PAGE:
Last week Horace wrote about the apparent “reasonableness” of analyst Apple estimates. He explained how the consensus for Apple’s growth was always deeply pessimistic because its performance could be argued to be anomalous. It was just too good to be true. We reproduce the chart here:
The estimates look like characteristic “tell-tales” of a company running strong into the wind.
This conservatism in the face of rapid growth sounds “reasonable” but is it always practiced? And what about the ability of this conservative strategy to predict dramatic changes in growth? To test, we started to look at the predictions for RIM. RIM has also enjoyed strong growth over a similar time frame as Apple. How did analysts predict its performance? The following chart was prepared using the same technique as the one for Apple.
Surprisingly, the “tell-tales” look very different. For every year we looked at the first year estimates were over-optimistic with a decline expected after one or two years. This pattern is remarkably consistent within the RIM data and remarkably inconsistent when compared to Apple.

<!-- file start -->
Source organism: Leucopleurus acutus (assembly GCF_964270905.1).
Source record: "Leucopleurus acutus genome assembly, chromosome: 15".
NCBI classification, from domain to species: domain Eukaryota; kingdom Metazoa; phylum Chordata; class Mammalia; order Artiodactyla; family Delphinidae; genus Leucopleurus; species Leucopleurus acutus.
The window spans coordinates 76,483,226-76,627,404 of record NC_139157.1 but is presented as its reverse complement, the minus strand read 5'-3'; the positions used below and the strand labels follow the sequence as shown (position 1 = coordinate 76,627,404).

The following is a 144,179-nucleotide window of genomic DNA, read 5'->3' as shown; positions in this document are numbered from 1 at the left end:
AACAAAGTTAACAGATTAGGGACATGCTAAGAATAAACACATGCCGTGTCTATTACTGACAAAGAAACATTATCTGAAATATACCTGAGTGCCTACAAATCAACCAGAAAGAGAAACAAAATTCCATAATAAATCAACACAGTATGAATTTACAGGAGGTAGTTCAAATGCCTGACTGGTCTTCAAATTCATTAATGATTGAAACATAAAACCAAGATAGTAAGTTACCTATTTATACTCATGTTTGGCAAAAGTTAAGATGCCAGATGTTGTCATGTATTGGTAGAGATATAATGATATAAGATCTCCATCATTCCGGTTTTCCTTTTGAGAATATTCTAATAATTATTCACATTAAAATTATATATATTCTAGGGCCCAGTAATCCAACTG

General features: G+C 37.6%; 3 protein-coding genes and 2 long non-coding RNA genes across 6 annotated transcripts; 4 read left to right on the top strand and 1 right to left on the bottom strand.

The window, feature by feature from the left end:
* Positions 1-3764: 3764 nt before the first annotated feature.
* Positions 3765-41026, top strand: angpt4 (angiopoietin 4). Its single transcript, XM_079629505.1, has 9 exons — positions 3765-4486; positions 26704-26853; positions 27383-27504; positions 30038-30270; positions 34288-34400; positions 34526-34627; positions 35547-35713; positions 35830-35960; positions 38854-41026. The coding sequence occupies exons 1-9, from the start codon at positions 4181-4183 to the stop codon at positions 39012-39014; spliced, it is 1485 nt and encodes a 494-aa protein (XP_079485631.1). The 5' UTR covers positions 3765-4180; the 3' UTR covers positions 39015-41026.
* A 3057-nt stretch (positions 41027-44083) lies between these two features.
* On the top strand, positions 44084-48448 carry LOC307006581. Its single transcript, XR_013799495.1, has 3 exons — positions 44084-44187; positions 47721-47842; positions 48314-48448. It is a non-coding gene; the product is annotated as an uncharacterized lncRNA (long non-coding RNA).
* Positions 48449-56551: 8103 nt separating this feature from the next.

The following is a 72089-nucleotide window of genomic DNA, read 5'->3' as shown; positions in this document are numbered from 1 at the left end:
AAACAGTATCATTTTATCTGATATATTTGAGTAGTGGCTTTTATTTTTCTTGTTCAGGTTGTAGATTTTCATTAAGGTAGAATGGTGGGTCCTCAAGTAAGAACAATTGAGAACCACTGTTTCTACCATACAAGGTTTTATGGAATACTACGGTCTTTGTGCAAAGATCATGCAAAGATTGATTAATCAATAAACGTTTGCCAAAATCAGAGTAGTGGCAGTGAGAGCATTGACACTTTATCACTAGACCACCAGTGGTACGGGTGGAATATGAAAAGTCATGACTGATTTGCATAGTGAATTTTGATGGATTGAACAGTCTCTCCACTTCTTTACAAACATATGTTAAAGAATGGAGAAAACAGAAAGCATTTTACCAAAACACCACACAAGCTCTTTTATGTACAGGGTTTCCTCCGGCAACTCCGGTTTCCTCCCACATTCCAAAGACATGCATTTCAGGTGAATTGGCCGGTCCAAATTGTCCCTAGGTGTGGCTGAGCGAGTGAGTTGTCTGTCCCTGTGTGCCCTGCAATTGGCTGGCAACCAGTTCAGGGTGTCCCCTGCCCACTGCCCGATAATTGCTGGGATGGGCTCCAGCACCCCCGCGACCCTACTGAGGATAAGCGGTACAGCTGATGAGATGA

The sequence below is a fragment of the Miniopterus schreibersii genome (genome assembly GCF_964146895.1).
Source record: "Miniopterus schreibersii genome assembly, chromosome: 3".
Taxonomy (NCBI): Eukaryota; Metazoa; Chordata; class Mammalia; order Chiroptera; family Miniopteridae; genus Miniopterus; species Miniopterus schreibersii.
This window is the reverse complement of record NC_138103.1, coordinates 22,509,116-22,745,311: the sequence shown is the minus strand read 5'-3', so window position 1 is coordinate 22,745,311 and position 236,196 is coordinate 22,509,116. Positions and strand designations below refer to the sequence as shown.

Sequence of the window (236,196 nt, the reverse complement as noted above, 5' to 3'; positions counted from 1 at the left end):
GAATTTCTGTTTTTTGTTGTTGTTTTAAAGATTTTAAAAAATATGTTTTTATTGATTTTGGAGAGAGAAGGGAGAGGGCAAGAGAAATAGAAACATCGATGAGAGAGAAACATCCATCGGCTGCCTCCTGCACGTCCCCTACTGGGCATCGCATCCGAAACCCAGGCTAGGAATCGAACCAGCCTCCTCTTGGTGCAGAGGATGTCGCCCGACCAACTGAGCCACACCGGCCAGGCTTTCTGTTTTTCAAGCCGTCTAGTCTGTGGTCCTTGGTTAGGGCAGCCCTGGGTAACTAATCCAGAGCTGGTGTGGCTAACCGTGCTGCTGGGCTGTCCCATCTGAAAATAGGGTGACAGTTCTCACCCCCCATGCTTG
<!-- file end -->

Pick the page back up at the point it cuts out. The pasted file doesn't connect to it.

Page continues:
It’s as if there was nothing in common with the methods used. This is perhaps appropriate, but the “quality” of predictions are not much better. With RIM they were too optimistic in the short term and too pessimistic in the medium term. With Apple they were far too pessimistic consistently.
More worrisome, the 2010 forecast did not offer any hint of the dramatic decline which followed only a few months later. And after three quarters of really bad news, the consensus is still higher than what will likely happen (ensuring an uninterrupted string “misses”).
The study of these two companies’ forecasts is a study in contrasts. We can say that the forecasting is disturbingly consistently inaccurate but we can also say that there seems to have been a bias of pessimism for Apple and optimism for RIM. We can only guess at the cause, but the consistency of bias points to something institutional.
- The three year forecast consensus (sourced from Bloomberg) was sampled one month following the end of each fiscal year. This should offer the analyst enough time digest the year passed and deeply contemplate the future.
- If we may stretch the analogy, these are indicative of an imminent stall.